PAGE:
There’s so much focus on Prosecco these day when we’re looking for a good value sparkling wine that we often forget about the joys of Cava. This cuvée of mostly Chardonnay with 10% each of the three local grapes – Parellada, Xarelo-lo and Macabeo – is complex, dry, energetic and well-balanced, with fine bubbles, notes of pear, citrus and fennel and a long, faintly savoury finish.
One of a trio of still Xarelo-los from Cava producer, Gramona, this was fermented in concrete eggs (hence the name) and is a thrilling wine that puts the variety on a pedestal where it belongs. Bone dry, rich and complex, with spice, texture and focused minerality, even at a comparatively modest 12%, it’s an unbelievable bargain. You can order it from Spain, but (to my knowledge) it’s not available in the UK. It should be.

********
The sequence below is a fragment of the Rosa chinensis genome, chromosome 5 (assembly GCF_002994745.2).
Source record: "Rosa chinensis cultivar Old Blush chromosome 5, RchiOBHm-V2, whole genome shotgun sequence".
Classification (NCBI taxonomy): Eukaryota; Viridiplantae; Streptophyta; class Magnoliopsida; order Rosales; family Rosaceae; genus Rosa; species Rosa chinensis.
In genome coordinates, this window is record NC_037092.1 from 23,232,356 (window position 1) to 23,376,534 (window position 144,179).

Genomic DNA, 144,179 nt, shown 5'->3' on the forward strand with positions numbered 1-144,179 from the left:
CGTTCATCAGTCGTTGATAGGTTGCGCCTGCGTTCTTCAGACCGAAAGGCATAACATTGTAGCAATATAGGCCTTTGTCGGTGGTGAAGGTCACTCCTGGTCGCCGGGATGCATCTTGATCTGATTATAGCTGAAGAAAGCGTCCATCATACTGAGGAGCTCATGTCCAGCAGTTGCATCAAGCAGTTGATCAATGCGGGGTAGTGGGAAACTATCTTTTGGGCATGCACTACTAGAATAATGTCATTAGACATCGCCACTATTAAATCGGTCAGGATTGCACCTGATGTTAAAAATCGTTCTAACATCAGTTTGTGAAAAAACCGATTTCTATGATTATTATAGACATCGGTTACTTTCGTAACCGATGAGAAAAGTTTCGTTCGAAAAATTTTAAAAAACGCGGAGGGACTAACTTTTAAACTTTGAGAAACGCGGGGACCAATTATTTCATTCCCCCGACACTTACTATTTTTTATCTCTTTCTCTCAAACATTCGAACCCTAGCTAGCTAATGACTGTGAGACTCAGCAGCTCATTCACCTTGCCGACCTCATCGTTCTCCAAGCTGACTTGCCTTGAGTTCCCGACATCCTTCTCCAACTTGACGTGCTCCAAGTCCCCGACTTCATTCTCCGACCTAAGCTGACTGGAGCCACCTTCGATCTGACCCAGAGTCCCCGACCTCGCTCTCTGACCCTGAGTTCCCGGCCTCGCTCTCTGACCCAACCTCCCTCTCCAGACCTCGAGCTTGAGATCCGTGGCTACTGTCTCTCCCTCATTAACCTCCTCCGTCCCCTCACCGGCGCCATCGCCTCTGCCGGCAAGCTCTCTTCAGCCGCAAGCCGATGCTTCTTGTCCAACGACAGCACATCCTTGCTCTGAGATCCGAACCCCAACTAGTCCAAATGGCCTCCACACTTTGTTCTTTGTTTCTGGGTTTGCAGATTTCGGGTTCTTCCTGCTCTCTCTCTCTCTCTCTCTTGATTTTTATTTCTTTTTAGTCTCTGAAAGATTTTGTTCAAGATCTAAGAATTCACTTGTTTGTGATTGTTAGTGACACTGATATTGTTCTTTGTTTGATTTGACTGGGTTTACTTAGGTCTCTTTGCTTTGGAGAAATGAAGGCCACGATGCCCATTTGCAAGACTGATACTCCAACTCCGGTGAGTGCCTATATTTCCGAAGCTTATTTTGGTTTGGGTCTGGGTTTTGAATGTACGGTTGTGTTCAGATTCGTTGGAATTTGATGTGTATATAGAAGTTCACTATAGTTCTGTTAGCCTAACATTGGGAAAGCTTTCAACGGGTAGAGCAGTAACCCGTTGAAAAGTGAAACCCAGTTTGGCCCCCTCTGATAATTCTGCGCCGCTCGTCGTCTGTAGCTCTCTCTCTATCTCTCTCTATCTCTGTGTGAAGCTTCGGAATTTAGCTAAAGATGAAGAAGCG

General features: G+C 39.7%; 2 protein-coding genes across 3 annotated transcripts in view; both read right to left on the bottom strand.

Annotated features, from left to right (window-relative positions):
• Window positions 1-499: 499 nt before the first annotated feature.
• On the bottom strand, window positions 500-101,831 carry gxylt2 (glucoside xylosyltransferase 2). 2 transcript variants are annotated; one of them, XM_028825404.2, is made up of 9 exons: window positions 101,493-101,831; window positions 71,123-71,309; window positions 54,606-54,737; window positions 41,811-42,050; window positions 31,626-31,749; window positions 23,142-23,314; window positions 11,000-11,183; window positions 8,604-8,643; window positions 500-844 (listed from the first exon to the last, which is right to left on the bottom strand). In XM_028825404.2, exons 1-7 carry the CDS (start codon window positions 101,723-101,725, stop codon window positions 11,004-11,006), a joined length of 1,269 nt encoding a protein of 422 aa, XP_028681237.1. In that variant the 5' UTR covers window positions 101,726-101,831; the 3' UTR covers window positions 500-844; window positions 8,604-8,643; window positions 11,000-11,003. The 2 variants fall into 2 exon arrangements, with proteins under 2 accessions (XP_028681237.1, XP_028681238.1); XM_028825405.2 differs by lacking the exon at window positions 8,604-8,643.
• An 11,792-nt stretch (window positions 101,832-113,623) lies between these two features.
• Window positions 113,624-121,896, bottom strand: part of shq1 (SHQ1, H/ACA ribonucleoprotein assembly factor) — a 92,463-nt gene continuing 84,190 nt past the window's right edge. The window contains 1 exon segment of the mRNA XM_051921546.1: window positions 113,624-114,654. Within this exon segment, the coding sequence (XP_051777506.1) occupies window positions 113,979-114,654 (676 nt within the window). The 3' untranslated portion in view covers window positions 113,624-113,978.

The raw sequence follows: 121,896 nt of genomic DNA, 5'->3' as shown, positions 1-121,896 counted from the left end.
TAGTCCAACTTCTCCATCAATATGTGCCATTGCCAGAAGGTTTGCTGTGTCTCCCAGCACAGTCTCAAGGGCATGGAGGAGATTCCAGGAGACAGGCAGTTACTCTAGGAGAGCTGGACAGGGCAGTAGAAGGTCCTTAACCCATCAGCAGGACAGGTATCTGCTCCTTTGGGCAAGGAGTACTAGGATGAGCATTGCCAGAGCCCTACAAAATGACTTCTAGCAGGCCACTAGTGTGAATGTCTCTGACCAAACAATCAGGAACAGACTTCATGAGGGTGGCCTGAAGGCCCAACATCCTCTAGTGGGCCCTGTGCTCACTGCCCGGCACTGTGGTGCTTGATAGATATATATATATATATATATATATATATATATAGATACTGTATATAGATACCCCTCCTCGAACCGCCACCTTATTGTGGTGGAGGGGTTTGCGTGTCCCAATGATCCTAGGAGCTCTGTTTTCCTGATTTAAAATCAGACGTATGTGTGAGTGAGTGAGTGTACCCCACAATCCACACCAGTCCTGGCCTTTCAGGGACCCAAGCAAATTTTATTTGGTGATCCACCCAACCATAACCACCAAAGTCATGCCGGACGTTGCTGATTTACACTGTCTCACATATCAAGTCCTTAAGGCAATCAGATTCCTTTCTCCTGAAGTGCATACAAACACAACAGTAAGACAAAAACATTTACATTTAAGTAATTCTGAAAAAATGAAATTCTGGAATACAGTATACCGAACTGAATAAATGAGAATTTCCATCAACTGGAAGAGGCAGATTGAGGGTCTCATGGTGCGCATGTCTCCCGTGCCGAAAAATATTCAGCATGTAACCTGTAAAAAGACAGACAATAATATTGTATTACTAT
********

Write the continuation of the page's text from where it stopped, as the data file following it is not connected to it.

An off-the-wall blend of Riesling and the Cava grape, Xarel-lo, this is something to challenge your friends with in a blind tasting. It’s got that slight earthiness of Xarel-lo, leavened by the acidity and lime blossom notes of Riesling, made in a dry style that works really well with food. Stony, mineral and ocean-influenced.
An ambitious, Xarel-lo-based Cava that spent 30 months on lees before disgorgement, this is rich, toasty and savoury, with creamy bubbles, a dry finish and bags of nutty, honeyed complexity. A first class alternative to cheap Champagne.
From the flatter, clay rich soils of the lower Emporda region, this is a blend of Malvasia, Xarel-lo, Garnatxa Blanca and Macabeu. Richer in colour with some tannin and grip, this is almost bitter sweet, with honeyed notes and a dry finish. Needs rich food to show at its best.
A traditional Cava blend (with no sign of international Chardonnay or Pinot Noir), this bottle-fermented and aged fizz is on the dry side, with crisp acidity, a hint of earthiness (more pleasant than it sounds, believe me) and a tangy, lightly toasty finish. Great party fizz.